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BY TODD JACOBSON
WASHINGTON--Austin Kearns grew up in Lexington, Ky., was drafted by the closest thing to a hometown team--the Cincinnati Reds--and spent eight years in the same organization.
So when the 26-year-old right fielder was traded from the Reds to the Washington Nationals last summer, change came about slowly.
"It all happened kind of fast," Kearns said. "I think the first time a player gets traded you are probably in a little bit of shock. I adjusted here pretty quick. I like this area."
And yesterday, Kearns seemed right at home as he signed a $17.5 million contract extension that could keep him in D.C. through 2010.
Kearns will make $3.5 million this season, $5 million in 2008, $8.5 million in 2009. The Nationals hold a $10 million club option for 2010 that includes a $1 million buyout.
"I don't think there is going to be a better place to be here very soon," said Kearns, who donned his new No. 25 jersey (he wore No. 28 a year ago) during a press conference at the Washington Square office building owned by the Nationals' owners.
Kearns, who would've been a free agent in 2009, avoided arbitration with the deal, leaving starting pitcher John Patterson and closer Chad Cordero as Washington's only players possibly headed to the negotiating table.
Though the Nationals have chosen to rebuild through scouting and player development and stayed out of the high-priced free agent market this winter, Kearns became the third young Nationals player inked to a long-term contract in the last year.
First baseman Nick Johnson, 28, and catcher Brian Schneider, 30, both signed contract extensions last year, keeping them in Washington through 2009.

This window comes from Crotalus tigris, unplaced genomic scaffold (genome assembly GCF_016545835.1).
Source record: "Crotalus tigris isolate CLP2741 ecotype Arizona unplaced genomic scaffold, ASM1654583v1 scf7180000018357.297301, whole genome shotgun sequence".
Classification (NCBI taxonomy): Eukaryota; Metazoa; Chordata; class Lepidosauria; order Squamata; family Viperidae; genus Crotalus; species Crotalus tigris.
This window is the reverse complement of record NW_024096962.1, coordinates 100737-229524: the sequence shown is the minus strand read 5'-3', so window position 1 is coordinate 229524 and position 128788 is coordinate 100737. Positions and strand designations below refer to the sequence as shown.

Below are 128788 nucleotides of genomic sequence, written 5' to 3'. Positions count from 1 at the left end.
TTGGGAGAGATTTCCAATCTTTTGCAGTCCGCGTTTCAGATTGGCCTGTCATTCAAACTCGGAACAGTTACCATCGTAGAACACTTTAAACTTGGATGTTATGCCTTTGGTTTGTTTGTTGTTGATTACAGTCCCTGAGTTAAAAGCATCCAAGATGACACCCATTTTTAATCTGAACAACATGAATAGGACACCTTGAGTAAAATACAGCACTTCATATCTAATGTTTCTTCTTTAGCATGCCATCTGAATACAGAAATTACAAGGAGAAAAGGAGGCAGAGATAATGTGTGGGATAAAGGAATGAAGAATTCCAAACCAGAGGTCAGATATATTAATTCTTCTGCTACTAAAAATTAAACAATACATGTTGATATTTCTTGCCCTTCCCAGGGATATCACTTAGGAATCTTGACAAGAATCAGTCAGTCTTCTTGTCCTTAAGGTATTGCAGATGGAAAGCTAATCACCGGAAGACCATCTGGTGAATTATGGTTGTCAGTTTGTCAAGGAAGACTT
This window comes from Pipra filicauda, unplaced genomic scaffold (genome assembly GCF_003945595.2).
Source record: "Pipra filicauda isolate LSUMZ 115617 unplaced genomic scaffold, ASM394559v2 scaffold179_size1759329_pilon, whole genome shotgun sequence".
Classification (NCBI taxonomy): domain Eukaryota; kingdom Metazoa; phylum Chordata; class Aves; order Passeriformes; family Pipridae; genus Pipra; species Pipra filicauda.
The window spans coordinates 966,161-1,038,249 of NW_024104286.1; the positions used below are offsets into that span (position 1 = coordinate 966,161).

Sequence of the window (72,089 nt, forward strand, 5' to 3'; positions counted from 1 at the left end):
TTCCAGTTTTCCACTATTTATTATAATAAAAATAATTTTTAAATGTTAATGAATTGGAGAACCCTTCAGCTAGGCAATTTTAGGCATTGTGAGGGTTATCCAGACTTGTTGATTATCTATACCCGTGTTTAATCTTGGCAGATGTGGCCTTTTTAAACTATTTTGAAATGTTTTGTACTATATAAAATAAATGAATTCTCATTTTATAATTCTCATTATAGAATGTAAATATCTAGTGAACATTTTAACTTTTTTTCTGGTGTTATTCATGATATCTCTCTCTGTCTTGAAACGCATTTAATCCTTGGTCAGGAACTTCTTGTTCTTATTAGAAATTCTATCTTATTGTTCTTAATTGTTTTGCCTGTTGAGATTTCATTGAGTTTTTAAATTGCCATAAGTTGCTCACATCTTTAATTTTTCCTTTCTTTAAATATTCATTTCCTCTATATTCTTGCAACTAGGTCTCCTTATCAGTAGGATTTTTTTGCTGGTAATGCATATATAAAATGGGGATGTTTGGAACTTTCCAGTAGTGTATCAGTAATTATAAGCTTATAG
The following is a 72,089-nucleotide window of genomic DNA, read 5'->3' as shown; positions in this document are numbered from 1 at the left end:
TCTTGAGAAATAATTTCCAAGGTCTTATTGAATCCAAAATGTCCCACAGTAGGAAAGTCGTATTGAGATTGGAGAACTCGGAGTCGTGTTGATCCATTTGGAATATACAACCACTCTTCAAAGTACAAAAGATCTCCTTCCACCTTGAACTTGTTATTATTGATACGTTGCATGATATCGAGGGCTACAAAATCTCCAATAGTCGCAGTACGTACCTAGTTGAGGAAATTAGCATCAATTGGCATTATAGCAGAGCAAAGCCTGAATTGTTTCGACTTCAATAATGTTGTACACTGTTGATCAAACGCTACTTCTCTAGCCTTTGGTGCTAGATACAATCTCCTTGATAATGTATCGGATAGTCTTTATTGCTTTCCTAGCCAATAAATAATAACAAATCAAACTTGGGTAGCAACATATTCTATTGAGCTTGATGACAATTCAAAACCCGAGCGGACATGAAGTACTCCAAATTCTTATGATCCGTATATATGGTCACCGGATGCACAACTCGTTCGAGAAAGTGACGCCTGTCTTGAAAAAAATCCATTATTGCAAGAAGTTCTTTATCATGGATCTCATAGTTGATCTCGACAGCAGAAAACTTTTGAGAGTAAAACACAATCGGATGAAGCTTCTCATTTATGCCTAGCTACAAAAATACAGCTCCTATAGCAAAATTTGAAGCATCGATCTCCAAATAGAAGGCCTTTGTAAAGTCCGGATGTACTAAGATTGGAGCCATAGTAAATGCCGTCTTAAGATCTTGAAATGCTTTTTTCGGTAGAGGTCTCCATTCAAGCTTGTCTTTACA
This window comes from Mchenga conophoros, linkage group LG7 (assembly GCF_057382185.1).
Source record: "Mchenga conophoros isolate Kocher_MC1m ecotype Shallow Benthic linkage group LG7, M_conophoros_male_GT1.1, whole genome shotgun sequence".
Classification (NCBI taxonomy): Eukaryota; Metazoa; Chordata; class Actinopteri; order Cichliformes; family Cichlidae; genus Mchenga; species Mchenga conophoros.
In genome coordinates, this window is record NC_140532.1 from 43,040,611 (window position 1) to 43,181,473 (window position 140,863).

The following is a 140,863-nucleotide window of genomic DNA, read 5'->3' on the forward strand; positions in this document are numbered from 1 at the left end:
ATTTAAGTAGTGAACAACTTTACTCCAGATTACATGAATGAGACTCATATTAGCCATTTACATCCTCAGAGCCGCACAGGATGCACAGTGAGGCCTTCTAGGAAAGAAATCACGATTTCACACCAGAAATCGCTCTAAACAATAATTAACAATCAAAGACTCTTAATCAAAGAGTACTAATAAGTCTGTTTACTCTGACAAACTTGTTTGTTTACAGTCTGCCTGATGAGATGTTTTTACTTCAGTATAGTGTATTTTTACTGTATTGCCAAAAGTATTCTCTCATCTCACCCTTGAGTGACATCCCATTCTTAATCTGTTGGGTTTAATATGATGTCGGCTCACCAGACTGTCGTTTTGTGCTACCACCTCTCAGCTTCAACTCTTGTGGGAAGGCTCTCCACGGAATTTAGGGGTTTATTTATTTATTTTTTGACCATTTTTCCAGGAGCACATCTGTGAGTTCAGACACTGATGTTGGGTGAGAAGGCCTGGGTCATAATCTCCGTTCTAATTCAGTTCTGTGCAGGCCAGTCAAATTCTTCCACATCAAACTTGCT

Along with Johnson, Schneider and 22-year-old third baseman Ryan Zimmerman, Kearns makes up the core of the team's foundation, general manager Jim Bowden said.
"It's important from the club's perspective obviously that we keep our good young players," Bowden said. ". . . That's something we plan to pursue and we will continue to do so."
Kearns was acquired with infielder Felipe Lopez and reliever Ryan Wagner July 13 in an eight-player deal that sent shortstop Royce Clayton, relievers Bill Bray and Gary Majewski and two minor leaguers to the Reds.
Bowden, who drafted Kearns while he was the general manager of the Reds in 1998, long coveted the outfielder, who battled injuries during the early part of his career in Cincinnati.
He stayed mostly injury-free last season and played in a career-high 150 games, registering career-bests in home runs (24), RBIs (86), and doubles (33).
However, he struggled a bit with the change in Washington, both with the city and with a new position. He played center field for four games after the trade before moving back to right field, and slumped at the plate, going 6-for-30 in his first nine games.
In 63 games following the trade, he hit .250 with eight homers and 36 RBIs, though he contributed several game-winning hits and impressed team officials with his arm and range in right field.
"This is a player that is very strong, has the ability to drive in runs, move the runners over, hit the ball out of the ballpark," Bowden said. "His best years are ahead of him. His prime just starts now."
The exact height of Kearns' potential remains unclear.
He has never played a full season without an injury or the distraction of a major trade, but it's clear that the Nationals are counting on big things.
With Johnson expected to miss at least the first month of the season with a broken right femur, Kearns will hit fourth in the Nationals' lineup, incoming manager Manny Acta said yesterday. When Johnson returns, Acta said Kearns would likely hit fifth.
"Contract or no contract I was expecting big things out of Kearns: minimum 25 homers and 100-plus RBIs. He is capable of doing that. He is a guy who I have always admired and feared from the other side," said Acta, who spent the last two seasons as the Mets' third base coach.
With the start of spring training looming in less than two weeks, Kearns sounded ready to get started.
"I don't think people actually realize the talent that is already here and how close this thing can get to be where we want it," he said. "I am looking forward to it and just excited about being here and the direction it's going."Todd Jacobson: 540/735-